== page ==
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Utah's college student presidents are banding together to demand Congress prevent the interest rate on subsidized student loans from doubling next month.
"Many students are struggling to obtain a higher education degree in order to better their lives and contribute positively to society," wrote the cadre of presidents, led by the University of Utah's Geneva Thompson.
"However, the recession and limited employment opportunities are making pursuit of a higher education degree extremely challenging," said their June 8 letter to federal lawmakers.
Last year, the Obama administration cut the interest rate for subsidized Stafford loans in half, from 6.8 percent to 3.4 percent, for the nation's neediest student borrowers. At the end of the month, the interest rate resets to the standard 6.8 percent unless Congress acts.
There is broad support for extending the lower rate for another year, but little agreement on how to cover the $6 billion cost. Republicans insist the money must come from repealing part of the Affordable Care Act.
An extension would benefit a minority of student borrowers the third who qualify for subsidized Stafford loans and then only for loans taken out next academic year, starting July 1. At stake for such borrowers is a saving of about eight or nine bucks in monthly payments over the 10-year life of the loan.
The proposal is a minor, short-term fix to the nagging problem of college affordability, according to David Feitz, executive director of the Utah Higher Education Assistance Authority.
"We favor anything the nation can afford," Feitz said. "What we need is a longer-term solution to help to keep these costs of borrowing as low as possible. That is not being discussed."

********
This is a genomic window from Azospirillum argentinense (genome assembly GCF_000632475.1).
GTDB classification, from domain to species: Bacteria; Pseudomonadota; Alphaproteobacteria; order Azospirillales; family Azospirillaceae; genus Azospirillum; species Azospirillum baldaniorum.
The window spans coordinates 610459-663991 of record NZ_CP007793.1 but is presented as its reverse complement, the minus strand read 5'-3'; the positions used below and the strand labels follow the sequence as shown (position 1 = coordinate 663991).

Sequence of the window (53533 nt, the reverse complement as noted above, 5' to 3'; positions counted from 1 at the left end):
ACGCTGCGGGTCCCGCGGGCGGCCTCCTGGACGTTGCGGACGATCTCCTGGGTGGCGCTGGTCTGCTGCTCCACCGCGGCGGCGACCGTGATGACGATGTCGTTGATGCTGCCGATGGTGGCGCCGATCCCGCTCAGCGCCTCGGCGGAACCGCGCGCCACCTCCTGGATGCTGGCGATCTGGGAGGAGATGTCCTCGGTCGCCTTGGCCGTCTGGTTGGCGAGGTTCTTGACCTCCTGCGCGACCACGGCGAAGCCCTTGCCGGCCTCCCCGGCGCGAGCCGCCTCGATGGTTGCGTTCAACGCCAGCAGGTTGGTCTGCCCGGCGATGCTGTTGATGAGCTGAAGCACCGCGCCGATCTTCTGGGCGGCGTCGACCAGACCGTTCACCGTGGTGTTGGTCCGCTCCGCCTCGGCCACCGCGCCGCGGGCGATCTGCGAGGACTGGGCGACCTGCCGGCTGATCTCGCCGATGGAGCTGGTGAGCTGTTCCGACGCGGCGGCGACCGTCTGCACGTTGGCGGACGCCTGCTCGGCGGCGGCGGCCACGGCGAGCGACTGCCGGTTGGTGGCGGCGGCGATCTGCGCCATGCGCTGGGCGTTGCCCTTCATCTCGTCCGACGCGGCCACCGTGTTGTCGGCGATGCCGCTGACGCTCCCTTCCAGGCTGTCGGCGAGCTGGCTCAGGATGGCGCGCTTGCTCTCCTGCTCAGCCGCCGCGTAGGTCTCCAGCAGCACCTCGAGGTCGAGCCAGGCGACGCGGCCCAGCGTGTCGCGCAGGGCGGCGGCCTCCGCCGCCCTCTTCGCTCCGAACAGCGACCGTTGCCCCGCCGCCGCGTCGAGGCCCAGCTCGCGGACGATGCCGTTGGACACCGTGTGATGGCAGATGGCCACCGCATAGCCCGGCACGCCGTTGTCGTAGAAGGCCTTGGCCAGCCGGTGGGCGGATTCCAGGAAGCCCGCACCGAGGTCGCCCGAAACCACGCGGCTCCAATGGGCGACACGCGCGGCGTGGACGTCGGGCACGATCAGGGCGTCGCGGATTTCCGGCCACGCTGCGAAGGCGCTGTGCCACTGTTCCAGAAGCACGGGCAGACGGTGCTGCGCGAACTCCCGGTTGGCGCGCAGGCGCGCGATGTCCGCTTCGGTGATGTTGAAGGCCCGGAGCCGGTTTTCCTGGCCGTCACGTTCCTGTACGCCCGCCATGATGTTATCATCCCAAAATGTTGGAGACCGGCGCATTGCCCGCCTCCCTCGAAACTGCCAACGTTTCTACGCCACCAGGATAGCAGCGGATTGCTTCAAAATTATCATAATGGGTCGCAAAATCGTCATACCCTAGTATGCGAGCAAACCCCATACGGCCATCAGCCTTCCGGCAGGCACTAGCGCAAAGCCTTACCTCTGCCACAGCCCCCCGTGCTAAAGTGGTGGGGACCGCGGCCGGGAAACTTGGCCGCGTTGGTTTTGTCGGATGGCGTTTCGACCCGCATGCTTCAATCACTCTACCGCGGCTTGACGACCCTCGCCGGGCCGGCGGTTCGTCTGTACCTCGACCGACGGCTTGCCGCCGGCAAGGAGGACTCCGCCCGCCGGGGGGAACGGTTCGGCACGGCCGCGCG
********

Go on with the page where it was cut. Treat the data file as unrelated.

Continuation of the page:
According to his calculations, qualified students borrowing $5,000 next year will see their borrowing costs increase by about $1,000 if the interest rate is reset. Still, it adds up to a lot of money for Utah families, given the volume of federal loans.
For the 2010-11 academic year, 182,545 students attending Utah colleges and universities borrowed $881 million, according to U.S. Department of Education data. Feitz estimates up to 60,000 students will be affected by a one-year rate change.
As for permanent solutions, proposals vary widely. A Utah State University scholar suggests the federal government get out of the student loan business altogether. Subsidizing student borrowing is creating a $1 trillion debt bubble that would rival the housing debacle if it bursts, wrote James Harrigan, a fellow with USU's Institute of Political Economy in a recent opinion piece in U.S. News.
Policy analyst Jason Delisle proposes pegging all federal student loan interest rates to the 10-year U.S. Treasury bond rate, plus three percentage points. This plan, introduced in the Senate earlier this month, would reduce the long-term cost of the Stafford program but reduce the cost to borrowers in the short run, says Delisle, director of the Federal Education Budget Project at the New America Foundation.
U. students last week organized a calling campaign to lobby Utah's congressional delegation to keep the subsidized rate low. State officials say two-thirds of Utah jobs by 2020 will require some kind of post-secondary degree or credential. Affordable access to college is critical if the Utah workforce is to meet the needs of the economy, according to Thompson, and hiking the interest rate won't help.
"It will be one more barrier to make it harder for a student to come to any university or college," she said. "We want to focus on limiting those barriers as much as possible. We are encouraging Congress to find a solution. We aren't going to tell them what the solution is."